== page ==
(a) the production and sale of a good by the state-owned enterprise;
(b) the supply of a service by the state-owned enterprise from the territory of the Party into the territory of another Party;
(c) the supply of a service in the territory of another Party through an enterprise that is a covered investment in the territory of that other Party or a third Party.


Well, an "adverse effect" could mean a lot of things according to provisions a - c. It sounds to me like this would prevent everything form funding companies like Tesla with Dept. of Energy grants, to "subsidizing" a State Bank with taxpayer money (e.g. from pension funds, or even, as North Dakota does, through funneling tax revenues directly into the State Bank).
Basically, a State-owned enterprise is to be stripped of everything that might make it more efficient than a commercial enterprise (perhaps including paying its workers lower civil service salaries, as the Bank of North Dakota does), which would essentially eliminate it.

There are 30 chapters in the agreement, and chapter 17 is actually on the short side, in part because several other chapters have all kinds of country-specific exceptions. Then, there are also hundreds of pages of Annexes and "related instruments".
So, the total will be thousands of pages (remember, this was begun under the Bush II Administration!). No wonder Obama wanted fast-track on this ponderous, extremely delicate agreement. But the fact remains that for all its specificity, there are loopholes big enough to drive a dangerous over-loaded truck full of under-regulated cigarettes produced by near slave-labor through.
It is unrealistic to expect lay people to go through such a document, which is certainly as it was intended by the corporate-sponsors of it, as well as the government-enablers.
But progressives are right to point out that the actual text differs from the progressive "TPP Issue-by-Issue Information Center" compiled by Office of the U.S. Trade Representative. The other summaries seem equally to be instances of wish-fulfillment, unbacked by references to specific clauses in the agreement.
Take a look at this summary about State-Owned Enterprises (SOEs) from the fact-sheet on that:

" SOEs ranging from steel companies to telecom monopolies to energy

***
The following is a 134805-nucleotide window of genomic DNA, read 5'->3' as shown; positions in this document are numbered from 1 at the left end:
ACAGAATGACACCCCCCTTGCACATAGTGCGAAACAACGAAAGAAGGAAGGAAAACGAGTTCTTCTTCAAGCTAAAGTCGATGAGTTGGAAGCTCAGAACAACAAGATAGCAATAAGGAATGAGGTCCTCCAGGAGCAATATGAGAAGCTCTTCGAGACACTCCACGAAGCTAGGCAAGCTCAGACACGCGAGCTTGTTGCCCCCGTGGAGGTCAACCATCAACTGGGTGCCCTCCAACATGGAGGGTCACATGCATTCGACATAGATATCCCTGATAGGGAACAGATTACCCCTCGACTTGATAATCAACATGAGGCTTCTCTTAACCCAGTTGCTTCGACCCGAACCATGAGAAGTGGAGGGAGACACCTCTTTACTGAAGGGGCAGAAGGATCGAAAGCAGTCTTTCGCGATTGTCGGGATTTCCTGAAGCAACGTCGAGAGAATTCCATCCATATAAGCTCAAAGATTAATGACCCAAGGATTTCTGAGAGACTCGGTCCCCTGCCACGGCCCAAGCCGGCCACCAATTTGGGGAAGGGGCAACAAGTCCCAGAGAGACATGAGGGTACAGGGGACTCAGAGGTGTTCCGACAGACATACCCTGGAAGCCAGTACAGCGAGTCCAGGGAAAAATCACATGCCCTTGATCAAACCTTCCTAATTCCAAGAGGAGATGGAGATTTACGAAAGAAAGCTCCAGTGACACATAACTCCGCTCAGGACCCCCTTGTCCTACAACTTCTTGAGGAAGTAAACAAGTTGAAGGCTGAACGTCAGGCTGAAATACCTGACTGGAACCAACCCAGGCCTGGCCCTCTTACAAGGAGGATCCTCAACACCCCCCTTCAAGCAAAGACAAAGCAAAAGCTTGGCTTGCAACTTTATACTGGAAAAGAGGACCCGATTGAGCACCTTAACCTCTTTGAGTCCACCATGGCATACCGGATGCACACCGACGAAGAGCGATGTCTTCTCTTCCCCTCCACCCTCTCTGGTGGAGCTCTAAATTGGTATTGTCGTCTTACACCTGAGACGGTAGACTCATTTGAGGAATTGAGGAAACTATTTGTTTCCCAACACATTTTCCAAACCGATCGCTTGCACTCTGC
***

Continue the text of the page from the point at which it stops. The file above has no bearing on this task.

companies are increasingly competing with U.S. businesses and workers on
a global scale.
" TPP is the first U.S. trade agreement to ensure that private sector businesses
and workers are able to compete fairly with SOEs.
" In many cases, SOEs can distort global markets and compete unfairly by
blocking U.S. exports, undercutting U.S. companies with cheap subsidized
imports, or exploiting preferential regulatory treatment.
" TPP ensures that SOEs in TPP countries compete fairly in their market and
ours, making purchases and sales on the basis of the market, rather than on
the basis of government interference, subsidies or discriminatory policies.
" TPP ensures that SOEs operating in the U.S. or other TPP members cannot
claim legal privileges reserved for governments to avoid regulation applied
to private companies.
" At the same time, TPP ensures that U.S. SOEs providing public services
continue to operate without interference.

After making all sorts of provisions preventing unfair competition from SOEs, the last point assures us that ""SOEs providing public services (will) continue to operate without interference." Huh? You can't have it both ways!

It's even possible that the top level officials don't understand themselves what all the loopholes are. It seems almost impossible to me, though I am no lawyer. But lawyers and judges - not those as part of our normal jurisdictional review process in many cases, itself a Treasonous abrogation of our Constitutional rights - will be arguing these subagreements for decades. It seems unlikely the average consumer, laborer, or environmental activist will have the resources or presence to make much of a difference in those decisions.

Not all Republicans are onboard either. Here is a list of Republicans, and 30 Democrats who opposed President Obama, who voted against TPA - Fast Track Authority - last June, and may be expected to be seriously skeptical if not outright opposed to the final agreement:
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List of 37 Senators who voted against H.R. 2146 to grant fast-track authority for the Trans-Pacific Partnership (TPP) trade agreement on June 23, 2015:

5 Republicans:
Susan Collins (R-ME)
Ted Cruz (R-TX)
Rand Paul (R-KY)
Jeff Sessions (R-AL)
Richard Shelby (R-AL)

30 Democrats:
Tammy Baldwin (D-WI)
Richard Blumenthal (D-CT)
Cory Booker (D-NJ)
Barbara Boxer (D-CA)
Sherrod Brown (D-OH)
Ben Cardin (D-MD)
Bob Casey (D-PA)
Joe Donnelly (D-IN)
Dick Durbin (D-IL)
Al Franken (D-MN)
Kirsten Gillibrand (D-NY)
Martin Heinrich (D-NM)
Mazie Hirono (D-HI)
Amy Klobuchar (D-MN)
Patrick Leahy (D-VT)
Joe Manchin (D-WV)
Ed Markey (D-MA)
Jeff Merkley (D-OR)
Barbara Mikulski (D-MD)
Chris Murphy (D-CT)
Gary Peters (D-MI)
Jack Reed (D-RI)
Harry Reid (D-NV)
Brian Schatz (D-HI)
Chuck Schumer (D-NY)
Debbie Stabenow (D-MI)
Jon Tester (D-MT)
Tom Udall (D-NM)
Elizabeth Warren (D-MA)
Sheldon Whitehouse (D-RI)

2 Independents:
Angus King (I-ME)
Bernie Sanders (I-VT)

Learn More:


Note that two Republicans running for President - Ted Cruz and Rand Paul - voted against the TPA, as did Independent-turned-Democrat Bernie Sanders. Since then, Hillary Clinton has come out against the TPP. Populist-turned Republican Donal Trump blasted it as a disaster:

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http://newthinking.blogspot.com/

Scott Baker is a Managing Editor & The Economics Editor at Opednews, and a blogger for Huffington Post, Daily Kos, and Global Economic Intersection.

His anthology of updated Opednews articles "America is Not Broke" was published by Tayen Lane Publishing (March, 2015) and may be found here:
http://www.americaisnotbroke.net/

Scott is a former President of Common Ground-NYC (http://commongroundnyc.org/), a Geoist/Georgist activist group. He has written dozens of articles for (more...)